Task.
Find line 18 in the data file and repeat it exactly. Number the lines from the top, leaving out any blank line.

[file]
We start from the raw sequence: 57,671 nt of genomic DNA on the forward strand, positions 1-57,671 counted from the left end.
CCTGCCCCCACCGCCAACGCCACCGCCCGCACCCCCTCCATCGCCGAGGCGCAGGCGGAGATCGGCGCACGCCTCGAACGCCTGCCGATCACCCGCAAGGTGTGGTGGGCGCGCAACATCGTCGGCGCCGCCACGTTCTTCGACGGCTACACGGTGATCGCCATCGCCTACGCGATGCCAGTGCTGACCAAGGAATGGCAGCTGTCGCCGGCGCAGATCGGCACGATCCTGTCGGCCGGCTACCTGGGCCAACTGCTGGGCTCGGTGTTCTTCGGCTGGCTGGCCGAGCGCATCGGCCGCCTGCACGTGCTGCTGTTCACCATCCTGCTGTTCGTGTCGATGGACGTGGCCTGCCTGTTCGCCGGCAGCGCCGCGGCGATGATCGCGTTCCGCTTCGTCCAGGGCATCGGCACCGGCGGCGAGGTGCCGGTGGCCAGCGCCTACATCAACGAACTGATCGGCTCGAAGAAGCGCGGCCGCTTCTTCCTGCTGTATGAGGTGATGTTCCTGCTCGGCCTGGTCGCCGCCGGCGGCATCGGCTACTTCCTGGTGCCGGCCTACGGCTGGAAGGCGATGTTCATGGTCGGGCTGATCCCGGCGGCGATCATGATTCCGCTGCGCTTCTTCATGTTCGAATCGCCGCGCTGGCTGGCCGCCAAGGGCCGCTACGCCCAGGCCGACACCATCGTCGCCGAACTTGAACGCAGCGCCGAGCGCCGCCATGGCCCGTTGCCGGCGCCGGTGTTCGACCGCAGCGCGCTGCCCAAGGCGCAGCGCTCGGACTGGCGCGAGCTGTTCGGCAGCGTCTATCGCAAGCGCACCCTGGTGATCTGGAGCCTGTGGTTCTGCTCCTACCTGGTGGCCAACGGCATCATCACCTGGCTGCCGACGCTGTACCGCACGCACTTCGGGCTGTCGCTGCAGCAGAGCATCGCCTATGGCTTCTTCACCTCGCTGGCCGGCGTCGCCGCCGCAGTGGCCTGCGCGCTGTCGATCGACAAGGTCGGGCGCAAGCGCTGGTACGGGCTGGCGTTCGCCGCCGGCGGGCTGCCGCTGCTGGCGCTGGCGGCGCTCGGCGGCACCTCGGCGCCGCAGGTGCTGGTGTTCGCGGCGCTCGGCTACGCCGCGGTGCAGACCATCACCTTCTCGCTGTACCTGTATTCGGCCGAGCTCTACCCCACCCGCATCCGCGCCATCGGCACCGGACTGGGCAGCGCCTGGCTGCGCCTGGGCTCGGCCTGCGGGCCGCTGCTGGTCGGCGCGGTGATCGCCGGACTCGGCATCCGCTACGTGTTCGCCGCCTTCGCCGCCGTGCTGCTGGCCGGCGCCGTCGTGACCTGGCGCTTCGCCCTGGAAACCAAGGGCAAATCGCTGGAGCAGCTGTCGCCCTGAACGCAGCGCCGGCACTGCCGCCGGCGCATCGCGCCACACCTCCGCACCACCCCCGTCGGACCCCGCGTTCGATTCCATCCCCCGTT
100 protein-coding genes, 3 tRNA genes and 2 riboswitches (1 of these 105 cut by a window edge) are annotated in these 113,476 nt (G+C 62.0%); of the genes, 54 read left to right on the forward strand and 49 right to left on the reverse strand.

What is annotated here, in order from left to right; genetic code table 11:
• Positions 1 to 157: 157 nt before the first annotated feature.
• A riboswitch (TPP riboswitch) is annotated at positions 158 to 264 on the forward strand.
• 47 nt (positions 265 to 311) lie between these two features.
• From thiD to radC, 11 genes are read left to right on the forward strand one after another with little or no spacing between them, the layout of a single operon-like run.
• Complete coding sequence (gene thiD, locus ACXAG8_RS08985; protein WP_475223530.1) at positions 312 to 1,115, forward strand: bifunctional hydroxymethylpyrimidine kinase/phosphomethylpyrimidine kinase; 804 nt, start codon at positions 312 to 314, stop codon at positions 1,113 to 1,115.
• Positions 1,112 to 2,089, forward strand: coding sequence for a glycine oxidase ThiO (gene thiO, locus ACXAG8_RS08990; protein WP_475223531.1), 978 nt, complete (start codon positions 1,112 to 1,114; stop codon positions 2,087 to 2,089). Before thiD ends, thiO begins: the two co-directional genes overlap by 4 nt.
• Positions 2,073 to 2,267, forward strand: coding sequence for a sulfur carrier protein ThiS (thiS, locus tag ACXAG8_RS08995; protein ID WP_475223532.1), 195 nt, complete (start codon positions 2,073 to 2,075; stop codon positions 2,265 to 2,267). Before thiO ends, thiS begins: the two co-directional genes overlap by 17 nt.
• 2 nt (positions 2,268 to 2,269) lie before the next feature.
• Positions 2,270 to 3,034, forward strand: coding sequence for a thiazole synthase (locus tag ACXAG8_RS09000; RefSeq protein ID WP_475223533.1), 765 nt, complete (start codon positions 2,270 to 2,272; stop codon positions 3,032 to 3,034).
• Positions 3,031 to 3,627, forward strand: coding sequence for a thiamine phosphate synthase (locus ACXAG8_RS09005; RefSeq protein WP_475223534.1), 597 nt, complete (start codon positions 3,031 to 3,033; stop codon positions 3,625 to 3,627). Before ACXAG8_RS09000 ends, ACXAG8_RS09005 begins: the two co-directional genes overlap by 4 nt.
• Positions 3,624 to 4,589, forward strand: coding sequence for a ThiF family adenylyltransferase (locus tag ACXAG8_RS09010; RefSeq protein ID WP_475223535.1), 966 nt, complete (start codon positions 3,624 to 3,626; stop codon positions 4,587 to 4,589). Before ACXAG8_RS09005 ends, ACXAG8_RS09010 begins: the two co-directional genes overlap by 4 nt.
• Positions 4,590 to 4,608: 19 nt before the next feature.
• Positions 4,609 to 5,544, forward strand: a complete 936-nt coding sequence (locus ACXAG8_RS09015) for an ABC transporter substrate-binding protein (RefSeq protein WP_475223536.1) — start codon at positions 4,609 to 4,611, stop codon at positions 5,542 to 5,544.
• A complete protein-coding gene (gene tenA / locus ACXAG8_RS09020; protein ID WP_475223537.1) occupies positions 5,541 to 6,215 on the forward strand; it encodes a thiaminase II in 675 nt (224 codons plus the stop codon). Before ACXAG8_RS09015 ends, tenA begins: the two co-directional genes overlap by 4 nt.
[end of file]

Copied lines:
• A complete protein-coding gene (gene tenA / locus ACXAG8_RS09020; protein ID WP_475223537.1) occupies positions 5,541 to 6,215 on the forward strand; it encodes a thiaminase II in 675 nt (224 codons plus the stop codon). Before ACXAG8_RS09015 ends, tenA begins: the two co-directional genes overlap by 4 nt.